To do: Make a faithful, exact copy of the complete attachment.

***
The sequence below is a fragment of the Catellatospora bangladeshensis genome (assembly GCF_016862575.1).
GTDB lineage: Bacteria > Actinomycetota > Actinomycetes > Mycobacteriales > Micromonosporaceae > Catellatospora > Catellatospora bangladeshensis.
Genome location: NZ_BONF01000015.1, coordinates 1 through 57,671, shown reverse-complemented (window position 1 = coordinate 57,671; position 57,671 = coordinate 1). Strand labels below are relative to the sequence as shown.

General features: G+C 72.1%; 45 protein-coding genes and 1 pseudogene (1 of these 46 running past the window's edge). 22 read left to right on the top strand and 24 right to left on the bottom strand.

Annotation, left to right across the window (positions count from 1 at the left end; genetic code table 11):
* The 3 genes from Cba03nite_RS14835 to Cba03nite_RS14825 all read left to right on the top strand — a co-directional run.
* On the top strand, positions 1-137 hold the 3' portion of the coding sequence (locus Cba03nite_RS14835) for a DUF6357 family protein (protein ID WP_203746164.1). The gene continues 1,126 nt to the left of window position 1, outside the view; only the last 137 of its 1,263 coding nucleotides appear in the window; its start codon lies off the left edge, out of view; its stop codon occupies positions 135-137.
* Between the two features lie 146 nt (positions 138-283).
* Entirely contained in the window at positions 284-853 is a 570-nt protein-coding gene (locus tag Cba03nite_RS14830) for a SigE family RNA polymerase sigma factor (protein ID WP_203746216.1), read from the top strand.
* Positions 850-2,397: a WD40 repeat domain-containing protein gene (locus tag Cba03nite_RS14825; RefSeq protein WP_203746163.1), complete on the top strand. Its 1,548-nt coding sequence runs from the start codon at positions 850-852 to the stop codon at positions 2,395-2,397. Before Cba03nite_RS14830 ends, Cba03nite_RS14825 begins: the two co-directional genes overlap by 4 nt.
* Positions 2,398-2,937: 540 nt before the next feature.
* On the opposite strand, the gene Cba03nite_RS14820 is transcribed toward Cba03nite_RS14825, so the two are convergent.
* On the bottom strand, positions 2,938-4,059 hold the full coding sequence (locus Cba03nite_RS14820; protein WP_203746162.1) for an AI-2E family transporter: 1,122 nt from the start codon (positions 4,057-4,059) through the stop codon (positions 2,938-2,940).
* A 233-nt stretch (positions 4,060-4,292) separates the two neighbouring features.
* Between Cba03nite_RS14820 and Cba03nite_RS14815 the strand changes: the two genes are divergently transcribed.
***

The sequence below is a fragment of the Catellatospora bangladeshensis genome (assembly GCF_016862575.1).
GTDB lineage: Bacteria > Actinomycetota > Actinomycetes > Mycobacteriales > Micromonosporaceae > Catellatospora > Catellatospora bangladeshensis.
Genome location: NZ_BONF01000015.1, coordinates 1 through 57,671, shown reverse-complemented (window position 1 = coordinate 57,671; position 57,671 = coordinate 1). Strand labels below are relative to the sequence as shown.

General features: G+C 72.1%; 45 protein-coding genes and 1 pseudogene (1 of these 46 running past the window's edge). 22 read left to right on the top strand and 24 right to left on the bottom strand.

Annotation, left to right across the window (positions count from 1 at the left end; genetic code table 11):
* The 3 genes from Cba03nite_RS14835 to Cba03nite_RS14825 all read left to right on the top strand — a co-directional run.
* On the top strand, positions 1-137 hold the 3' portion of the coding sequence (locus Cba03nite_RS14835) for a DUF6357 family protein (protein ID WP_203746164.1). The gene continues 1,126 nt to the left of window position 1, outside the view; only the last 137 of its 1,263 coding nucleotides appear in the window; its start codon lies off the left edge, out of view; its stop codon occupies positions 135-137.
* Between the two features lie 146 nt (positions 138-283).
* Entirely contained in the window at positions 284-853 is a 570-nt protein-coding gene (locus tag Cba03nite_RS14830) for a SigE family RNA polymerase sigma factor (protein ID WP_203746216.1), read from the top strand.
* Positions 850-2,397: a WD40 repeat domain-containing protein gene (locus tag Cba03nite_RS14825; RefSeq protein WP_203746163.1), complete on the top strand. Its 1,548-nt coding sequence runs from the start codon at positions 850-852 to the stop codon at positions 2,395-2,397. Before Cba03nite_RS14830 ends, Cba03nite_RS14825 begins: the two co-directional genes overlap by 4 nt.
* Positions 2,398-2,937: 540 nt before the next feature.
* On the opposite strand, the gene Cba03nite_RS14820 is transcribed toward Cba03nite_RS14825, so the two are convergent.
* On the bottom strand, positions 2,938-4,059 hold the full coding sequence (locus Cba03nite_RS14820; protein WP_203746162.1) for an AI-2E family transporter: 1,122 nt from the start codon (positions 4,057-4,059) through the stop codon (positions 2,938-2,940).
* A 233-nt stretch (positions 4,060-4,292) separates the two neighbouring features.
* Between Cba03nite_RS14820 and Cba03nite_RS14815 the strand changes: the two genes are divergently transcribed.